When motorists began using the windswept Golden Road along the ridgeway over the Preseli mountains in the Pembrokeshire Coast National Park it provoked a confrontation with walkers, farmers and archaelogists.
The four-wheel drive enthusiasts argued that they were entitled to use the route as it had been a highway since Roman times. Opponents countered that it was nothing more than a bridleway and said its claim to being a Roman road was based on an 18th century forgery.
Now the Secretary of State for Wales, William Hague, has upheld a public inquiry decision which makes it illegal for vehicles to use the nine-mile trail.
The route has been used for more than 4,000 years, but protesters claim the recent arrival of recreational off-road drivers have churned up the ground and caused serious erosion in a sensitive area, which was the source of the blue-spotted dolomite rock used to build Stonehenge.
The remains of Iron-Age forts and neolithic burial chambers have also been found in the area, which is a site of special scientific interest because of a colony of southern damsel flies which live in the wet upland peatlands and heather.
War between the off-roaders and the ramblers' faction was declared in 1991 after Dyfed County Council reclassified the track as a bridleway instead of a road used as a public path. The off-roaders found that the route was clearly marked as a Roman road on the first one-inch Ordnance Survey map of the area produced in the 1830s, and used it as evidence at the subsequent public inquiry.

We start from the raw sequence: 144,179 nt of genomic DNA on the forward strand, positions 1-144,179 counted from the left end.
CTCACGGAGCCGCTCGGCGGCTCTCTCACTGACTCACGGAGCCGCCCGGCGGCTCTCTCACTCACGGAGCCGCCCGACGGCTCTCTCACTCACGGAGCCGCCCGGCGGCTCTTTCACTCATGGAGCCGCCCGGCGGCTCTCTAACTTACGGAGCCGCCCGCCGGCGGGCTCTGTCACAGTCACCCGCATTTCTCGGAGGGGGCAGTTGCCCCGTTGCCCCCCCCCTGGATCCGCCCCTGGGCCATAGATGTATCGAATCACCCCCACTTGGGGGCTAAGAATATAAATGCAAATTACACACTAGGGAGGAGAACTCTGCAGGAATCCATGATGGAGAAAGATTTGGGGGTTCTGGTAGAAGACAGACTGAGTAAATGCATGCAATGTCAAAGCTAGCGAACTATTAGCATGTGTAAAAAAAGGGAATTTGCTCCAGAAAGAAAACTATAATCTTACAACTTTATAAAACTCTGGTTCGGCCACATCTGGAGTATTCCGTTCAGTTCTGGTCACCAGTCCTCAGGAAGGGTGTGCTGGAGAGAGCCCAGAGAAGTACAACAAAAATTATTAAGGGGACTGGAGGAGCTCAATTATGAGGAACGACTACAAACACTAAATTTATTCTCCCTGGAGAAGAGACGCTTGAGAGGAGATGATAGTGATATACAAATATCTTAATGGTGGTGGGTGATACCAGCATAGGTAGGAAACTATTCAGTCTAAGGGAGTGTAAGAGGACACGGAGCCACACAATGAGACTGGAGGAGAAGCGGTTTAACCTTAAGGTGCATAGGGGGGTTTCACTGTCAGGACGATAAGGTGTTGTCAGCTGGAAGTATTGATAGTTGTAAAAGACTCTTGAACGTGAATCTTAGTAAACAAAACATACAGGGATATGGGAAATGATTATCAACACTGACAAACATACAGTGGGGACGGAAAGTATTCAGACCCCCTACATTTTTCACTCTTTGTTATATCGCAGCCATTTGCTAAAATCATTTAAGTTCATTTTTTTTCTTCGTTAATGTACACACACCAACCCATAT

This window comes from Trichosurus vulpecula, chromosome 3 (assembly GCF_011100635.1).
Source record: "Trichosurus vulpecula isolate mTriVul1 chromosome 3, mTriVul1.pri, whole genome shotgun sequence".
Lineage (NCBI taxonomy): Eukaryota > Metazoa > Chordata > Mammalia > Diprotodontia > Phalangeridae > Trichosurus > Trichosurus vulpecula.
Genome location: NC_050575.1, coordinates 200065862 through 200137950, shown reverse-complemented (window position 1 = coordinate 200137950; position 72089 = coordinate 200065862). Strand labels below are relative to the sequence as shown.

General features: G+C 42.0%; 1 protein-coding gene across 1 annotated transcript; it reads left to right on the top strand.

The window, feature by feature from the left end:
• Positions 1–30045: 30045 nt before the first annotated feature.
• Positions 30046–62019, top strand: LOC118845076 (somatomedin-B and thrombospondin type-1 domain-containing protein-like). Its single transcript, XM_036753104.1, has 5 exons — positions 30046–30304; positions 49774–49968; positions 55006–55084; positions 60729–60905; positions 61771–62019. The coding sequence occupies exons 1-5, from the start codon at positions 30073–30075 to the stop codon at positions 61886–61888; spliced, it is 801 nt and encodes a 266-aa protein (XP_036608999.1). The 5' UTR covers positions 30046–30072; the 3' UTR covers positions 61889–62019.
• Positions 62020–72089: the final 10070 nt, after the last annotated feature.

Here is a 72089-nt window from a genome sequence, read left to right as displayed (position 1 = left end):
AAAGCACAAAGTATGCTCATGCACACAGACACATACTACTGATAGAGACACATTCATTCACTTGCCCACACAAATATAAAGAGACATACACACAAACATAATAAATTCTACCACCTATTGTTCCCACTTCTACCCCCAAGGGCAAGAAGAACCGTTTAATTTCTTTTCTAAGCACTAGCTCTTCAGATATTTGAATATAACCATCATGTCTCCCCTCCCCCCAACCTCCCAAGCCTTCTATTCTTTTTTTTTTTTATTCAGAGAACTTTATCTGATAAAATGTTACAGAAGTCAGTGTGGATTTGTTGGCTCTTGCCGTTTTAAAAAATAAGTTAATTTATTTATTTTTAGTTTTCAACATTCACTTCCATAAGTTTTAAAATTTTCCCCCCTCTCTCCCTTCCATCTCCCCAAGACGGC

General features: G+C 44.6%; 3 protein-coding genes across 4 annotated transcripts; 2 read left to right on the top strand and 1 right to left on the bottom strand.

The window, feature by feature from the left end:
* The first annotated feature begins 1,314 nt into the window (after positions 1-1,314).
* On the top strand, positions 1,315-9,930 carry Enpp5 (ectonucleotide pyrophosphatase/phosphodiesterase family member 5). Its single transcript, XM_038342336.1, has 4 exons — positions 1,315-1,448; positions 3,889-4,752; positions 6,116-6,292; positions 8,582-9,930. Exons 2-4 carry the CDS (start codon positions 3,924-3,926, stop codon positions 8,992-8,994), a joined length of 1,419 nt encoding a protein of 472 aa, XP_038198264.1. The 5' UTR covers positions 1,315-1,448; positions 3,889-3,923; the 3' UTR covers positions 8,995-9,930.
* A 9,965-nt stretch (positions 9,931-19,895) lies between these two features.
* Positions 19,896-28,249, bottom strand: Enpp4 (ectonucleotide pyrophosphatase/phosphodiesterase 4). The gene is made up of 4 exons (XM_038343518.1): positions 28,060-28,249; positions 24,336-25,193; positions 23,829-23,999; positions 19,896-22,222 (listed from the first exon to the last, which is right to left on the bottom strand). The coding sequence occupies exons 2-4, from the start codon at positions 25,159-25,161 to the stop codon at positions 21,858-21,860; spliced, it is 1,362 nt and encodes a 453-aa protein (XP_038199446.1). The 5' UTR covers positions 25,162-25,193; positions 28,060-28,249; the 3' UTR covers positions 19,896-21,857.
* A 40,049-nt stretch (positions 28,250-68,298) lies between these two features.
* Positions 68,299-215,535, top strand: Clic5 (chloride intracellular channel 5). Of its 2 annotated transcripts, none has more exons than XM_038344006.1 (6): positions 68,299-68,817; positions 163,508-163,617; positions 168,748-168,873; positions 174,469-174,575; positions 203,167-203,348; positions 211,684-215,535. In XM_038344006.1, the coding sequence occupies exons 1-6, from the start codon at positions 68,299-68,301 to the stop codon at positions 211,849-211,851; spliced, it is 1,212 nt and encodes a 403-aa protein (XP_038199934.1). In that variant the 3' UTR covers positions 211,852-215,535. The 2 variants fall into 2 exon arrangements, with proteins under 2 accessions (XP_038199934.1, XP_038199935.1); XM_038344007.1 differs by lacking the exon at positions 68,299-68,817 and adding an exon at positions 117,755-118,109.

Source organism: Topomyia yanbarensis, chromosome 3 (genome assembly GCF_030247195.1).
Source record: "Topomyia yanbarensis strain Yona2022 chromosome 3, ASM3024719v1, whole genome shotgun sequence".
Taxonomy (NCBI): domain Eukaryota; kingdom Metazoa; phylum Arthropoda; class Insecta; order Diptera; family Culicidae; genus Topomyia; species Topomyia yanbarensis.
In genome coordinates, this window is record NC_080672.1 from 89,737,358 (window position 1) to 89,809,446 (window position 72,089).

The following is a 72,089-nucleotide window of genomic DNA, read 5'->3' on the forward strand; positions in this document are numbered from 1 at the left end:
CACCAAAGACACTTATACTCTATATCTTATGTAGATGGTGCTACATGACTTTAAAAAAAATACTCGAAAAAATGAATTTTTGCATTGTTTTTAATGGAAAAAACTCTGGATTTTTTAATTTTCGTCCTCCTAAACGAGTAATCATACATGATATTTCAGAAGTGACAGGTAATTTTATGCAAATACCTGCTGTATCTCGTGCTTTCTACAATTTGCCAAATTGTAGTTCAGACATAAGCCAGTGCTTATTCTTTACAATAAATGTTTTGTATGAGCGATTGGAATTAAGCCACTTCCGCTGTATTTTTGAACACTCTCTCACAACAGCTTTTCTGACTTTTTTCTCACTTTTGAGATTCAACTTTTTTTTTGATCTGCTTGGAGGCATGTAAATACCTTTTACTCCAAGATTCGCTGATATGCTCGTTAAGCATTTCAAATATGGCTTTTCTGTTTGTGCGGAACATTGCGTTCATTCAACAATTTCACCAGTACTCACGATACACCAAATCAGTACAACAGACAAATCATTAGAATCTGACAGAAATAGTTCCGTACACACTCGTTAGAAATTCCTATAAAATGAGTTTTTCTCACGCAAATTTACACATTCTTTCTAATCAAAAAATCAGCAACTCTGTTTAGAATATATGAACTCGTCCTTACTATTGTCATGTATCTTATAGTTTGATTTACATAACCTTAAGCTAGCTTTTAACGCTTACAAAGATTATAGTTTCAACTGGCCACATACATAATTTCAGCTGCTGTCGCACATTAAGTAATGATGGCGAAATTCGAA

The inquiry found against them, however, after research by the ramblers proved that the Golden Road's links with Roman times were a forgery dreamt up by an 18th century historian - and then turned into legend by the Victorian antiquarian, Sir Richard Fenton, who was anxious to glamorise Pembrokeshire's past.
Peter Harwood, vice chairman of the Welsh Ramblers Association, said: "We are absolutely over the moon ...These vehicles were leaving ruts two feet deep and once the fragile topsoil is broken next time it rains you get terrific erosion of the undersoil.
"The sudden appearance of three or four of these vehicles crashing and banging and slithering around has made quiet enjoyment of this wonderful place well nigh impossible at times."
Heather James, of the Dyfed Archaeological Trust, added: "This is a spectacularly beautiful and very special place which needs protecting. It's not just a few monuments, there are whole relic landscapes going back to the fourth millennium BC."
National Park officials will erect warning notices this weekend and rangers will carry out patrols to enforce the vehicle ban.Reuse content